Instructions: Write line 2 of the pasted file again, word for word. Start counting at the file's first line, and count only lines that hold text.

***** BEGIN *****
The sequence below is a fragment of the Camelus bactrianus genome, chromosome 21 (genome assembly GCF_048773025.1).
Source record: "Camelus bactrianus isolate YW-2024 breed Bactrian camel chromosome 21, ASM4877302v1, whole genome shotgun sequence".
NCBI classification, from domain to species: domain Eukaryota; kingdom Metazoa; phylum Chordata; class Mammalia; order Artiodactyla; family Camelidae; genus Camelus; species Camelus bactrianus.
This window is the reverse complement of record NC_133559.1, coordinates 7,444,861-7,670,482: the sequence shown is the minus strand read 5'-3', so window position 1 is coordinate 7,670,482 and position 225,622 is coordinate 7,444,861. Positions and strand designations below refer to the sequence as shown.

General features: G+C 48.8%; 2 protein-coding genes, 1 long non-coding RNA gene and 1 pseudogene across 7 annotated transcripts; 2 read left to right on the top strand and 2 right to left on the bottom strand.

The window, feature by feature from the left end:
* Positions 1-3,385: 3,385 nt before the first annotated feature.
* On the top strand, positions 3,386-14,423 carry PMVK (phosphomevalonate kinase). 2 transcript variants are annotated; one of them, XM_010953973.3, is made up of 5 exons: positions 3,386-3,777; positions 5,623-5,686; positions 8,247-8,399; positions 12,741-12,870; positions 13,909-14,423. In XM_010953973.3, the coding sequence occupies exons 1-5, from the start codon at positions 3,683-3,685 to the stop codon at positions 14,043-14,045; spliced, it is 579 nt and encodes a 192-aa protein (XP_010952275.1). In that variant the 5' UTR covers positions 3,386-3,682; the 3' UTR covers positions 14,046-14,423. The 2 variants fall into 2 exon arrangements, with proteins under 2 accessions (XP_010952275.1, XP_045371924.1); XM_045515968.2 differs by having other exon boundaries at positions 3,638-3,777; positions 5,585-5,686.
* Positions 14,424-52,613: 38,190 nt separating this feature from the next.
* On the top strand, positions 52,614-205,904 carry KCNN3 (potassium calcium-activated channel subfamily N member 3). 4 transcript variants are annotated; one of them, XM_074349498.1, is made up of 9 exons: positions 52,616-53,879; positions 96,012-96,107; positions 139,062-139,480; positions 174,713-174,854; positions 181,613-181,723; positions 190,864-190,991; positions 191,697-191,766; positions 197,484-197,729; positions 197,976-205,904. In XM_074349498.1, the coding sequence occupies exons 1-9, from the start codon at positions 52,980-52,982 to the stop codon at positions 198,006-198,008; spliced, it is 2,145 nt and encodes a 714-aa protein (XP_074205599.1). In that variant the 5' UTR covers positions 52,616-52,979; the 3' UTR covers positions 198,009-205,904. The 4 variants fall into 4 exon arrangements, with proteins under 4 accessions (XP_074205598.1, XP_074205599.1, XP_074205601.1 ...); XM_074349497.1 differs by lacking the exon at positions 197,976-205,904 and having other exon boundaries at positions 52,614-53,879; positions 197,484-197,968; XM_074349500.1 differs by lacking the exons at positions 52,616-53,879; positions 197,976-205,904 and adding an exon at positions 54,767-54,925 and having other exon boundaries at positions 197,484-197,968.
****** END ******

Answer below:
Source record: "Camelus bactrianus isolate YW-2024 breed Bactrian camel chromosome 21, ASM4877302v1, whole genome shotgun sequence".